Based on history, releasing webOS under a non-copyleft license might just be the best way to go for HP. Android did just that, and it now dominates the mobile market because it is easy for manufacturers to take Android, modify it, and then decide if they want those modifications to be made public or not. Manufacturers and carriers like choice just as much as consumers do. I doubt Android would have gained the traction it did if it had been released under a license such as the GNU GPL. Manufacturers that wanted to add their own improvements and differentiate themselves from the competition would not have been able to do so without releasing those improvements and unique qualities over to those that they were competing against.
Like I said before, no matter what type of open source license HP chooses to release webOS under, the community will still be there to pick up any slack. Unfortunately, rarely can a community alone get an OS onto a production device and get it recognized by a major share of the market. The difference between Android and webOS, however, is something I have yet to touch on. Android is developed and pushed by Google, which is primarily a software company. On the other hand, webOS was developed by Palm, a hardware company, and acquired by HP, also a hardware company. If need be, HP could no doubt release webOS under a copyleft license and proceed to back the operating system itself by producing consumer devices capable of running it. In fact, HP’s CEO Meg Whitman announced that we should see webOS-powered tablets return in 2013. It might be a bit harder to gain market traction, but it is still a completely viable option for HP. In addition, the community might support webOS even more if this route was taken, as a fully open source platform is a true gem in the mobile world. Unfortunately, even Android is not completely open source; it still requires proprietary drivers to work properly on most devices (the Nexus line being the occasional exception to that rule, along with a few others). HP has a serious chance to steal some of Android’s open source thunder.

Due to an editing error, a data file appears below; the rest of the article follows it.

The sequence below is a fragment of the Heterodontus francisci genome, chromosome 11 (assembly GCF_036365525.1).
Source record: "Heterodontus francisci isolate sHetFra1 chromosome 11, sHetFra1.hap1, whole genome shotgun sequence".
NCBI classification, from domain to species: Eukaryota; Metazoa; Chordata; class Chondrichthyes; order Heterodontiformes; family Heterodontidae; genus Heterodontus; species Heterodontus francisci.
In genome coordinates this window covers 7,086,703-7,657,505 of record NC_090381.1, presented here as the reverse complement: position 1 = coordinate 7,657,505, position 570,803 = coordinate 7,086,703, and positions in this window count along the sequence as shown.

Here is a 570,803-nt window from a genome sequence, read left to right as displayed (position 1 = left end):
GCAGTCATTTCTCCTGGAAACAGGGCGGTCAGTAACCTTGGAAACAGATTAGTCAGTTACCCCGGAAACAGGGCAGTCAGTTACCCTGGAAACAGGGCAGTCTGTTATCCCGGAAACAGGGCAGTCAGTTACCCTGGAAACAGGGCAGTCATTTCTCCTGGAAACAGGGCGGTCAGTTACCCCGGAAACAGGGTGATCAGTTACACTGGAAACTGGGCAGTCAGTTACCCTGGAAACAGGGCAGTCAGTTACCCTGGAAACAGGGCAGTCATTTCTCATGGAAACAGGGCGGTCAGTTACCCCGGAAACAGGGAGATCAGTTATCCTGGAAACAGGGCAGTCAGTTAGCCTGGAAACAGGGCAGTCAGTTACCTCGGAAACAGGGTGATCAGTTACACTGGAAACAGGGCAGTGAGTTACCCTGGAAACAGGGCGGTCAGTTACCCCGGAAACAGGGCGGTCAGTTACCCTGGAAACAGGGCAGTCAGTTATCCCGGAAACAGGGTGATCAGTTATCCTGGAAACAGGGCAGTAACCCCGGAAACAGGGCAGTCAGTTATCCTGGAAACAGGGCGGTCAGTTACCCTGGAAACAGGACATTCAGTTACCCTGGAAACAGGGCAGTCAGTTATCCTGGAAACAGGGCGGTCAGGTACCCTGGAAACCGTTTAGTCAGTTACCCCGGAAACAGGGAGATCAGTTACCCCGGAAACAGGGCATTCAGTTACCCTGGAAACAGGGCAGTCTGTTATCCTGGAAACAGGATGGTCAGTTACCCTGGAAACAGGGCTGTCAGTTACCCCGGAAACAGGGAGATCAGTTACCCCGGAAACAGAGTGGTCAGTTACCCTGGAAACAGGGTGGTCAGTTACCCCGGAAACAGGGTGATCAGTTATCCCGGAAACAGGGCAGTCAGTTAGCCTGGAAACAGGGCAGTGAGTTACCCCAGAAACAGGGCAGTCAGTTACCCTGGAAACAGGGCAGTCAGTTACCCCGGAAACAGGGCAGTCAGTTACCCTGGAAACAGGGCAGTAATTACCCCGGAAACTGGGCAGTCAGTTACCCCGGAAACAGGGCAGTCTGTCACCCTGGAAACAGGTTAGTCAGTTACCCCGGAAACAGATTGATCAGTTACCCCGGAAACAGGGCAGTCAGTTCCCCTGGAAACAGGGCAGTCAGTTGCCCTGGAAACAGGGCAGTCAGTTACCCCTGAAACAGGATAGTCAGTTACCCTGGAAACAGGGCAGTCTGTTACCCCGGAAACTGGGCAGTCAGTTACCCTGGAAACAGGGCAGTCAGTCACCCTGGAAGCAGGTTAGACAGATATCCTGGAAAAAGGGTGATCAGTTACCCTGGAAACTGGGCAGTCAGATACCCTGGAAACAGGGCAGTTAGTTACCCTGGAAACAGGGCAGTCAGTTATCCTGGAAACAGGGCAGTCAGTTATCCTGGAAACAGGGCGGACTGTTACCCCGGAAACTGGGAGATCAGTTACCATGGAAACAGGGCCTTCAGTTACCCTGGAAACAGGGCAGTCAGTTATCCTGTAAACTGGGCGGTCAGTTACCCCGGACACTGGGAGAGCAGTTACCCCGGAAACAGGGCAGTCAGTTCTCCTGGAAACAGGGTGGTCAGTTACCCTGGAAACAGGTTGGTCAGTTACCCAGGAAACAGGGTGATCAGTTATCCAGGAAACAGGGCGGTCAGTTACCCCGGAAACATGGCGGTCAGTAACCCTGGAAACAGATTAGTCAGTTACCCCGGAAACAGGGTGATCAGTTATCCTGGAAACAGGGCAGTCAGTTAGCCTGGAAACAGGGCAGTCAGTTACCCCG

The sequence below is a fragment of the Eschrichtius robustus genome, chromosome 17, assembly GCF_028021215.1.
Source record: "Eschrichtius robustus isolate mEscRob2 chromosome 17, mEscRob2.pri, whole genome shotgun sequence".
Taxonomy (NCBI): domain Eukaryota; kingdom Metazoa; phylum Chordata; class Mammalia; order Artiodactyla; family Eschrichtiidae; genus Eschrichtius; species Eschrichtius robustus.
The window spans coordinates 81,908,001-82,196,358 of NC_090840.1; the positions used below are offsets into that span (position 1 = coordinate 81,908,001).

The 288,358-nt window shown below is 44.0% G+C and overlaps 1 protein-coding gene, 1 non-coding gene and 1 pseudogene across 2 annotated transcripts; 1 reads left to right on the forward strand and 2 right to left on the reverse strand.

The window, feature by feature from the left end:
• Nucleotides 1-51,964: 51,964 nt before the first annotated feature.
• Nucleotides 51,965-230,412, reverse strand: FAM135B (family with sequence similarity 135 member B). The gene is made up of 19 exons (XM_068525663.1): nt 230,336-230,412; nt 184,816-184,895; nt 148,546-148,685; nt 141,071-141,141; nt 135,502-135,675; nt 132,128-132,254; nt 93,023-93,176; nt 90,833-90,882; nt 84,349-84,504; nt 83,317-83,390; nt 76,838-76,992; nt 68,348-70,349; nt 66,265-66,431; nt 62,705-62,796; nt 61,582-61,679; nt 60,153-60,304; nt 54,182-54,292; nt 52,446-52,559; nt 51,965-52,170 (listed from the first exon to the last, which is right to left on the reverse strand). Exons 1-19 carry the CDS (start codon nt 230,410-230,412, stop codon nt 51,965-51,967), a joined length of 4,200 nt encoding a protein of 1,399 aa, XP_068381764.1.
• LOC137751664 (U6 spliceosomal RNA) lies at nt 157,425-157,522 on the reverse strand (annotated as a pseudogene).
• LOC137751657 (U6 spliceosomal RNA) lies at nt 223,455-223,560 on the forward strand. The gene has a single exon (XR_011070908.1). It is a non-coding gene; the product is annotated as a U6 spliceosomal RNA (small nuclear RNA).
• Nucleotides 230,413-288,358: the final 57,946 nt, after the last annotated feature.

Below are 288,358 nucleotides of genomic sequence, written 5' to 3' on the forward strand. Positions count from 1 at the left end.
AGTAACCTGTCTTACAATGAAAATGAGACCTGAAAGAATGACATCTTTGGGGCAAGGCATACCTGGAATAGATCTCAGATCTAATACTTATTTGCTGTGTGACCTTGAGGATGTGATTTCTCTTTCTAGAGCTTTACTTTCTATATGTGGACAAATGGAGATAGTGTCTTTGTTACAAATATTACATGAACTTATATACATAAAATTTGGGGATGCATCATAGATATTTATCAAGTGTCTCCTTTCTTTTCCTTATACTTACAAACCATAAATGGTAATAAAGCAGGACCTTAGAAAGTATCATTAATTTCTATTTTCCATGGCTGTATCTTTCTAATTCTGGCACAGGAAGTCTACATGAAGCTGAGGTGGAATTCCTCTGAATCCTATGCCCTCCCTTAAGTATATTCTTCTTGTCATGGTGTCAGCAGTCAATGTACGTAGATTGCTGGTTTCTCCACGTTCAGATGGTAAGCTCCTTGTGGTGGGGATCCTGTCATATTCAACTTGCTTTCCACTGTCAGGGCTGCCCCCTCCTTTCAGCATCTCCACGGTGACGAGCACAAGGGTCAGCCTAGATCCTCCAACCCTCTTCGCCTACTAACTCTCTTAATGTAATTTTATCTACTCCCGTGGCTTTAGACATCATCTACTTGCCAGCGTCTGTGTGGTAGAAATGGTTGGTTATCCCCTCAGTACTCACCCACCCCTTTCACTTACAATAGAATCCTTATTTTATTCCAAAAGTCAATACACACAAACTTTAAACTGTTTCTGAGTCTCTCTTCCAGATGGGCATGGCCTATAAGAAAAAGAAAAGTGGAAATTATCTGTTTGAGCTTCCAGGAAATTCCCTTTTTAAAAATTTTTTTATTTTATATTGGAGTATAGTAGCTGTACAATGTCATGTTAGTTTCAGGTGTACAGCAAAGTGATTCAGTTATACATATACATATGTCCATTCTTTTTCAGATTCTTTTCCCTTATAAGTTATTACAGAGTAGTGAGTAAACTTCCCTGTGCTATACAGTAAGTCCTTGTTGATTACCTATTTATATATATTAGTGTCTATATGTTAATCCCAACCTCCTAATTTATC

It is still going to be a long road for HP and webOS. Being a fan of open source myself, I am excited that the company is taking this approach and I’m going to be watching the webOS Developer blog for the foreseeable future. The idea of another major mobile operating system entering the race (because frankly, webOS never really got there during its first attempts), and an open source one at that, is a great one. If we are lucky, this will bring about even more innovation in the mobile scene. If webOS still fails, we could still see some of its best features make their way to Android, who knows? The future is clear and open now, friends.